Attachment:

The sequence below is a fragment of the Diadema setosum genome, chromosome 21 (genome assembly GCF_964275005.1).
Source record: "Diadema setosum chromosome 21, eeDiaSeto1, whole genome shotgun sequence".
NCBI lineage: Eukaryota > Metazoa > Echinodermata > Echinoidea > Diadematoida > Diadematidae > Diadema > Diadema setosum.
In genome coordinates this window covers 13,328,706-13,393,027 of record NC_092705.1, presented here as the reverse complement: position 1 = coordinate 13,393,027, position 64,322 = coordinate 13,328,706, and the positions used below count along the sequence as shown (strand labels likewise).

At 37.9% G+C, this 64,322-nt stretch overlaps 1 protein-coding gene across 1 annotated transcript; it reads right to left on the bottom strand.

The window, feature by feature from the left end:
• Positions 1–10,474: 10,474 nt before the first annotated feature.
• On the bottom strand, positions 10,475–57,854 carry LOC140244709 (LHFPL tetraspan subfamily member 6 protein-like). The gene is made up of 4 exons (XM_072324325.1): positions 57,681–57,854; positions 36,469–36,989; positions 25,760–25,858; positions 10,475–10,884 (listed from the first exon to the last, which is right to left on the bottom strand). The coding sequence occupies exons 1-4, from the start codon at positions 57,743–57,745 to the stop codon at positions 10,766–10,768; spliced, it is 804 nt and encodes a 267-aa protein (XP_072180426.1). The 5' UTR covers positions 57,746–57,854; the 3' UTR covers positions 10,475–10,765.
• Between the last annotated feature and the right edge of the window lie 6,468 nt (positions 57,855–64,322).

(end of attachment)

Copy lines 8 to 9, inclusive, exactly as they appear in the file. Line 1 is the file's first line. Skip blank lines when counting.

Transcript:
• On the bottom strand, positions 10,475–57,854 carry LOC140244709 (LHFPL tetraspan subfamily member 6 protein-like). The gene is made up of 4 exons (XM_072324325.1): positions 57,681–57,854; positions 36,469–36,989; positions 25,760–25,858; positions 10,475–10,884 (listed from the first exon to the last, which is right to left on the bottom strand). The coding sequence occupies exons 1-4, from the start codon at positions 57,743–57,745 to the stop codon at positions 10,766–10,768; spliced, it is 804 nt and encodes a 267-aa protein (XP_072180426.1). The 5' UTR covers positions 57,746–57,854; the 3' UTR covers positions 10,475–10,765.
• Between the last annotated feature and the right edge of the window lie 6,468 nt (positions 57,855–64,322).